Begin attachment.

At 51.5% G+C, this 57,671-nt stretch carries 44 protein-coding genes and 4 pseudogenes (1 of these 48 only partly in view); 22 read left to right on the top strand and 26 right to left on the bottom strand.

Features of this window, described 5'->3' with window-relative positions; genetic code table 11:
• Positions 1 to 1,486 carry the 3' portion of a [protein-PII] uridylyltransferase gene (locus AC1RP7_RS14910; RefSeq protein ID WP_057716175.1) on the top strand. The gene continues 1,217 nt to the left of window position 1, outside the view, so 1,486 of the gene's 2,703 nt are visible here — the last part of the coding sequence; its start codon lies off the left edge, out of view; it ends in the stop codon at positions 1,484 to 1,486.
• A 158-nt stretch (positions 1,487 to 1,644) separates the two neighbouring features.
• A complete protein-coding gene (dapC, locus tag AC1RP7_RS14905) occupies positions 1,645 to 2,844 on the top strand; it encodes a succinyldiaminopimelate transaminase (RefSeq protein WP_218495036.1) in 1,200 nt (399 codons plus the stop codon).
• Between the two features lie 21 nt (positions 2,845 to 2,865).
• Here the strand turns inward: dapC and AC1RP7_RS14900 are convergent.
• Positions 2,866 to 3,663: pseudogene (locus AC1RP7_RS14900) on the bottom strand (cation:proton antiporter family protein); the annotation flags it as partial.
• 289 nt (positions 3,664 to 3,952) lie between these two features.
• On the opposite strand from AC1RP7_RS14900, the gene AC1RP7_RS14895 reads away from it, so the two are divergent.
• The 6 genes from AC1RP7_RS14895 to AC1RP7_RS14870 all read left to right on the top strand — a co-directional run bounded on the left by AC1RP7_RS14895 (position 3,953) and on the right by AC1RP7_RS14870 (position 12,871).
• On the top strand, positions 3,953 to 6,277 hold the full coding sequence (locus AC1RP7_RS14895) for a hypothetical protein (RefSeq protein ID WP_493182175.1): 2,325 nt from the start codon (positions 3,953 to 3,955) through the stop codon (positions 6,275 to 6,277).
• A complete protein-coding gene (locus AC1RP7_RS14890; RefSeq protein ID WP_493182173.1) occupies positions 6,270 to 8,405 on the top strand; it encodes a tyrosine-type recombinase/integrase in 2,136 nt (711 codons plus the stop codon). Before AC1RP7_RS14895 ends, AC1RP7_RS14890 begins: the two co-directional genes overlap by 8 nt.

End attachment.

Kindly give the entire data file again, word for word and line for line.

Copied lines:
At 51.5% G+C, this 57,671-nt stretch carries 44 protein-coding genes and 4 pseudogenes (1 of these 48 only partly in view); 22 read left to right on the top strand and 26 right to left on the bottom strand.

Features of this window, described 5'->3' with window-relative positions; genetic code table 11:
• Positions 1 to 1,486 carry the 3' portion of a [protein-PII] uridylyltransferase gene (locus AC1RP7_RS14910; RefSeq protein ID WP_057716175.1) on the top strand. The gene continues 1,217 nt to the left of window position 1, outside the view, so 1,486 of the gene's 2,703 nt are visible here — the last part of the coding sequence; its start codon lies off the left edge, out of view; it ends in the stop codon at positions 1,484 to 1,486.
• A 158-nt stretch (positions 1,487 to 1,644) separates the two neighbouring features.
• A complete protein-coding gene (dapC, locus tag AC1RP7_RS14905) occupies positions 1,645 to 2,844 on the top strand; it encodes a succinyldiaminopimelate transaminase (RefSeq protein WP_218495036.1) in 1,200 nt (399 codons plus the stop codon).
• Between the two features lie 21 nt (positions 2,845 to 2,865).
• Here the strand turns inward: dapC and AC1RP7_RS14900 are convergent.
• Positions 2,866 to 3,663: pseudogene (locus AC1RP7_RS14900) on the bottom strand (cation:proton antiporter family protein); the annotation flags it as partial.
• 289 nt (positions 3,664 to 3,952) lie between these two features.
• On the opposite strand from AC1RP7_RS14900, the gene AC1RP7_RS14895 reads away from it, so the two are divergent.
• The 6 genes from AC1RP7_RS14895 to AC1RP7_RS14870 all read left to right on the top strand — a co-directional run bounded on the left by AC1RP7_RS14895 (position 3,953) and on the right by AC1RP7_RS14870 (position 12,871).
• On the top strand, positions 3,953 to 6,277 hold the full coding sequence (locus AC1RP7_RS14895) for a hypothetical protein (RefSeq protein ID WP_493182175.1): 2,325 nt from the start codon (positions 3,953 to 3,955) through the stop codon (positions 6,275 to 6,277).
• A complete protein-coding gene (locus AC1RP7_RS14890; RefSeq protein ID WP_493182173.1) occupies positions 6,270 to 8,405 on the top strand; it encodes a tyrosine-type recombinase/integrase in 2,136 nt (711 codons plus the stop codon). Before AC1RP7_RS14895 ends, AC1RP7_RS14890 begins: the two co-directional genes overlap by 8 nt.